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Editor-In-Chief: C. Michael Gibson, M.S., M.D. [1]


Ventouse is a vacuum device used to assist the delivery of a baby when labour has not progressed adequately. It is an alternative to a forceps delivery. It is not usually used when the baby is in the breech position or for premature births. This technique is also called vacuum-assisted vaginal delivery.


The woman is placed in the lithotomy position and assists throughout the process by pushing. A suction cup is placed onto the head of the baby and the suction draws the skin from the scalp into the cup. Most ventouse devices have handles and when the head is born the device can be detached, allowing the woman to complete the delivery of her child.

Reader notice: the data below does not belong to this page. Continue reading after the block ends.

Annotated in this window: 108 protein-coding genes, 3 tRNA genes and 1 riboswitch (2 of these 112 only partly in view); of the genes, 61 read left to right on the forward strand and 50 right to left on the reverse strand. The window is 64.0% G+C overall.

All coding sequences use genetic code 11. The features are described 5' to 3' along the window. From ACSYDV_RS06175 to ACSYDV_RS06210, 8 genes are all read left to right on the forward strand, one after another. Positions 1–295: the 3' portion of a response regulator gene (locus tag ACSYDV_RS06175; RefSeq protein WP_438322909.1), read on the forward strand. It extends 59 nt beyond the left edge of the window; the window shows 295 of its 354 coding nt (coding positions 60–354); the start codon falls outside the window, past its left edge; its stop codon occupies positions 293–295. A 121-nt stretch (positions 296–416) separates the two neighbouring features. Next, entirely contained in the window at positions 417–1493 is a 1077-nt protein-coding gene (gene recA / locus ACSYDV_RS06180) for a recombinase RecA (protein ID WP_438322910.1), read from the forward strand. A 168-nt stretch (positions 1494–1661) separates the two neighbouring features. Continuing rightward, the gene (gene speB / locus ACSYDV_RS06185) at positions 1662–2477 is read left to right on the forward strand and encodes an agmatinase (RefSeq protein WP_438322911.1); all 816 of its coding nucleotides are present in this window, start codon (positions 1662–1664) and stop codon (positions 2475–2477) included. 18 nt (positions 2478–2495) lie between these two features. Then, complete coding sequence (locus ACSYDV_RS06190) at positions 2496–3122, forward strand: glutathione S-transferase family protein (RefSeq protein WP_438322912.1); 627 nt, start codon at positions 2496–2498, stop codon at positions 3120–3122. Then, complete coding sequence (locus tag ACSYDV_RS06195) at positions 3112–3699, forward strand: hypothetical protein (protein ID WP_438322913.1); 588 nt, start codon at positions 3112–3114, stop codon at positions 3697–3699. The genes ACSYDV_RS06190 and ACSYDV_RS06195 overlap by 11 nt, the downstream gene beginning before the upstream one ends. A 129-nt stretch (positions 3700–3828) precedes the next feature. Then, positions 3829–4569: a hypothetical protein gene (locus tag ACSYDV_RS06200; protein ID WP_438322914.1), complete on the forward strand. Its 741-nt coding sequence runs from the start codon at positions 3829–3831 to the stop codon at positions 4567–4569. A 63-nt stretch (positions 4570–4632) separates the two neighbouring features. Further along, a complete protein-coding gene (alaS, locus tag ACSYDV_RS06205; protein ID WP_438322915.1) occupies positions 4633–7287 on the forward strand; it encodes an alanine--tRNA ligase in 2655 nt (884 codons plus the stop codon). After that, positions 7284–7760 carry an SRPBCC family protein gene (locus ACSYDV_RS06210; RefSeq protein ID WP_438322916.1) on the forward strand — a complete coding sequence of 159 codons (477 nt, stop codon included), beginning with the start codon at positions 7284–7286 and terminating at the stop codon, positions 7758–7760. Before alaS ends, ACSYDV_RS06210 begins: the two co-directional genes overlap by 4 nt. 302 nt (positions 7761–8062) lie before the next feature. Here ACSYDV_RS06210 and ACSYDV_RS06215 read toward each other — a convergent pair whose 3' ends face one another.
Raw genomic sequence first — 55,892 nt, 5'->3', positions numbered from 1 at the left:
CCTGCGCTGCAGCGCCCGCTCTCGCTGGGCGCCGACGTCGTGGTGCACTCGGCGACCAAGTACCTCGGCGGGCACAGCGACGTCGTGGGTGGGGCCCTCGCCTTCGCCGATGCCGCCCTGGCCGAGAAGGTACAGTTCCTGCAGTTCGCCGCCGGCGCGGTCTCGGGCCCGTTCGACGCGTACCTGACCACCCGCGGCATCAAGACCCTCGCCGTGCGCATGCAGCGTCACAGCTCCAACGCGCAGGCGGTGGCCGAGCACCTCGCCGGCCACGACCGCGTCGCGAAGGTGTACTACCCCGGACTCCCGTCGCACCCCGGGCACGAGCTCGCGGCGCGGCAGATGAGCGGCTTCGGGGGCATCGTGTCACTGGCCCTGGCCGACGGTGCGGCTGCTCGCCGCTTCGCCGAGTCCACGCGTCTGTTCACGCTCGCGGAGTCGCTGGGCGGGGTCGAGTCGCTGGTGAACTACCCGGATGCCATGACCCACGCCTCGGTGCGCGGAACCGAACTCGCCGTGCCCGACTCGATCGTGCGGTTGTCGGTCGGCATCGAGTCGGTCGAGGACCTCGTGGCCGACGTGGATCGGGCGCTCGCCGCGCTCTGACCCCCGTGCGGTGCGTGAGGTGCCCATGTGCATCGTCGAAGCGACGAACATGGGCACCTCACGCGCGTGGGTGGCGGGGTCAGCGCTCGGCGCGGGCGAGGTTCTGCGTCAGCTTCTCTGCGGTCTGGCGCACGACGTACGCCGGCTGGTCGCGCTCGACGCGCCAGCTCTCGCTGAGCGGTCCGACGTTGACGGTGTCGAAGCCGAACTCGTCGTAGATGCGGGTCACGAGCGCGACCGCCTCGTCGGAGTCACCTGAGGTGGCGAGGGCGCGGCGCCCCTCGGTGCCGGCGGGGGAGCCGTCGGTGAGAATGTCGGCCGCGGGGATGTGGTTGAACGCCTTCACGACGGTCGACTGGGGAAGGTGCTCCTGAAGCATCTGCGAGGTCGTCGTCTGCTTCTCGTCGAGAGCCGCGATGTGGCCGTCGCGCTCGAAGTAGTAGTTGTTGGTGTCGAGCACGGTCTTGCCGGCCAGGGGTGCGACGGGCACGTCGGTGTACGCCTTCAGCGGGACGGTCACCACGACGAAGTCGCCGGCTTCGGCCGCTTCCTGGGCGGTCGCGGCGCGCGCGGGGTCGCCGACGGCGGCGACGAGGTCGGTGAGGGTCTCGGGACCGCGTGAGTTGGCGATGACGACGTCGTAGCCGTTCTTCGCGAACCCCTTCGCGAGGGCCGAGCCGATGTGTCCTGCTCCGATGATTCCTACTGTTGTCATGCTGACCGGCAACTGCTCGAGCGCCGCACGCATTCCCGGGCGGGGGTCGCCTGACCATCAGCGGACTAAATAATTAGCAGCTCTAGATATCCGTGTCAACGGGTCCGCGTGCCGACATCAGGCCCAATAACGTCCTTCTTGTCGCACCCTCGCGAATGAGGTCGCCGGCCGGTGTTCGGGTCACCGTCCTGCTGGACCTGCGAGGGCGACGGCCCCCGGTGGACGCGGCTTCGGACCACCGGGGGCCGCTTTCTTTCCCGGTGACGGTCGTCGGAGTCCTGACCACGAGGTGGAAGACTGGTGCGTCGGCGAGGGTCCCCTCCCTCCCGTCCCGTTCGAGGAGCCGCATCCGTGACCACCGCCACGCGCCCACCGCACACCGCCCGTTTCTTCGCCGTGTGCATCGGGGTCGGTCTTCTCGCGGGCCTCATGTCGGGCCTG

Some ventouse births have been conducted before the cervix was fully dilated though some medical practitioners disagree whether this should be done.

If the ventouse attempt fails it may be necessary to deliver the infant by caesarean section.

Indications for use of vacuum

There are three generally accepted indications to use a ventouse to aid delivery:

  • Prolonged pushing in the second stage of labor or maternal exhaustion
  • Fetal emergency in the second stage of labour, generally indicated by changes in the fetal heart rate
  • Maternal illness where "bearing down" or pushing efforts would be risky (e.g. cardiac conditions, blood pressure)

Comparisons to other forms of assisted delivery

Positive aspects

  • An episiotomy is not usually required and there is little internal bruising
  • The mother still takes an active role in the birth
  • The force applied to the baby can be less than that of a forceps delivery leaving less marking on the head and face

Negative aspects

  • The baby is left with a temporary lump on its head, known as a chignon
  • The baby may become distressed due to strong suction to its head

Ventouse is also a commune of the Charente département, in France.

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